Key West City in Florida installed four permanent rainbow crosswalks at the intersection of Duval and Petronia streets in the heart of the island’s LGBTQIA entertainment district. Spanning all four corners of the intersection, the crosswalks feature long bands of all six colors of the rainbow flag, an internationally recognized symbol of the LGBTQIA community.
Spearheaded by the city and the Key West Business Guild, the crosswalks are composed of pre-formed thermoplastic color stripes. After the stripes were laid on the street by city workers, they were heat-treated with propane torches to affix the colors permanently on the pavement.
“The rainbow crosswalks, to us in the City of Key West, mean that everybody is welcome, everybody is equal, everybody is recognized and that we do really abide by the ‘One Human Family’ spirit,” said Key West Mayor Teri Johnston. “Everybody is a part of Key West.”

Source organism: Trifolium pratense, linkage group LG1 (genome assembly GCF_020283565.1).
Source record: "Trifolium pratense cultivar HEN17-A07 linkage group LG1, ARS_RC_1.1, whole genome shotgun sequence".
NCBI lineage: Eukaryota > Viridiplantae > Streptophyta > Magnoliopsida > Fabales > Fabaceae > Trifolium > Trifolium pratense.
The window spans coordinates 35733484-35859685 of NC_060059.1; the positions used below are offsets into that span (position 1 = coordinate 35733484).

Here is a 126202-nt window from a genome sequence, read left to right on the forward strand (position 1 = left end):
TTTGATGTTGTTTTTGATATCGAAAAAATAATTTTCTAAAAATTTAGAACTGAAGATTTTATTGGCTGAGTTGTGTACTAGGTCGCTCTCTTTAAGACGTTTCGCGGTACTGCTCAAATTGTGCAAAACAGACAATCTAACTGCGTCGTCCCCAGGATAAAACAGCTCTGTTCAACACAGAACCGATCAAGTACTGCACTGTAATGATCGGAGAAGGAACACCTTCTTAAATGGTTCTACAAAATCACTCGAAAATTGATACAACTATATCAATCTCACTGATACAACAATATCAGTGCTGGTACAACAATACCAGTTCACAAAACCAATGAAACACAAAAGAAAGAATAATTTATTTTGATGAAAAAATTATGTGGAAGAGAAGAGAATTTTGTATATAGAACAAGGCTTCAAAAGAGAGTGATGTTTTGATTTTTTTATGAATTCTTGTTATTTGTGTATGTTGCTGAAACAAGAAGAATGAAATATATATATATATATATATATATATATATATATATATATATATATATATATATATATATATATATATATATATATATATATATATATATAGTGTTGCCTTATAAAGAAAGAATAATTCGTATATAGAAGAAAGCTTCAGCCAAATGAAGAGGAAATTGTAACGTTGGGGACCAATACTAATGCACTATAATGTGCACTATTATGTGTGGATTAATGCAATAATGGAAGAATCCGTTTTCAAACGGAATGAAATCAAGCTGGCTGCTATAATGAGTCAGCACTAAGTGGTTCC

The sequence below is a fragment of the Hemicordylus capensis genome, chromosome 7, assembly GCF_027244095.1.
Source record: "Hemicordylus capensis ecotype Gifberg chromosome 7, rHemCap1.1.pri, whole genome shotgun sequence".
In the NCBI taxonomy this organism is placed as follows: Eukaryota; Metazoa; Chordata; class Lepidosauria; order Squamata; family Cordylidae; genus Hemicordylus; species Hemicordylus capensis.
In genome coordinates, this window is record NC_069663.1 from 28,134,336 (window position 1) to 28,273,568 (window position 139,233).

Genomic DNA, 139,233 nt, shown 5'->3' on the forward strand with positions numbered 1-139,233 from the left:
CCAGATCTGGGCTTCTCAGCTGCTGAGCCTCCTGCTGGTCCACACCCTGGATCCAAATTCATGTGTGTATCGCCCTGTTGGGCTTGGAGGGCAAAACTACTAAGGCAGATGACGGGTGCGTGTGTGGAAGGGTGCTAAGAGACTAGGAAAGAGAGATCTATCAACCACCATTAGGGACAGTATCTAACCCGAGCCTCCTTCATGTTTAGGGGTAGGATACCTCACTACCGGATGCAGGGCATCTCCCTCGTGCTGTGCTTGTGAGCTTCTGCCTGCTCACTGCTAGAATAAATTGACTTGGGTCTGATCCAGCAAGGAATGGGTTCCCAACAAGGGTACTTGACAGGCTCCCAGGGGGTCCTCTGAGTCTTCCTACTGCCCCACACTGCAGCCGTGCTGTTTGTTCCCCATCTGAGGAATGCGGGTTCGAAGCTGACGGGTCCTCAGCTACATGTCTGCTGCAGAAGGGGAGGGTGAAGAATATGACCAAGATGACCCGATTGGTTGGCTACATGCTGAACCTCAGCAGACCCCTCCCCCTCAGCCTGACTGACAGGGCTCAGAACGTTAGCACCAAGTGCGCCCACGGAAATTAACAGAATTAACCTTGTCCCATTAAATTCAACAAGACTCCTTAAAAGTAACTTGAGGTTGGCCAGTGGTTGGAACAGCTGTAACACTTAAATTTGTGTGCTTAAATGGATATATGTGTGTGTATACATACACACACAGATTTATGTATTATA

“One Human Family” was adopted as the city’s official philosophy in 2000, proclaiming equality and acceptance for all. Key West is known for targeting LGBTQIA vacationers.
It is worth noting though that Florida, as a whole, still has issues with discrimination of minority sectors. As reported by FlKeysNews, citing a report released by the Southern Poverty Law Center, Florida has 63 active hate groups, ranking second in the whole of US among states with the biggest number of hate groups (California is first, with 79). Four of these are in Miami-Dade County.
The crosswalks’ installation was the final step in a project to repave and re-stripe Key West’s historic Duval Street from the 100 block to Truman Avenue.
Rainbow crosswalks were originally installed on Duval in 2015, becoming a city landmark and popular photo stop. Their replacement, necessitated by the repaving project, also allowed for a redesign that makes the rainbow colors stand out more vividly against the asphalt.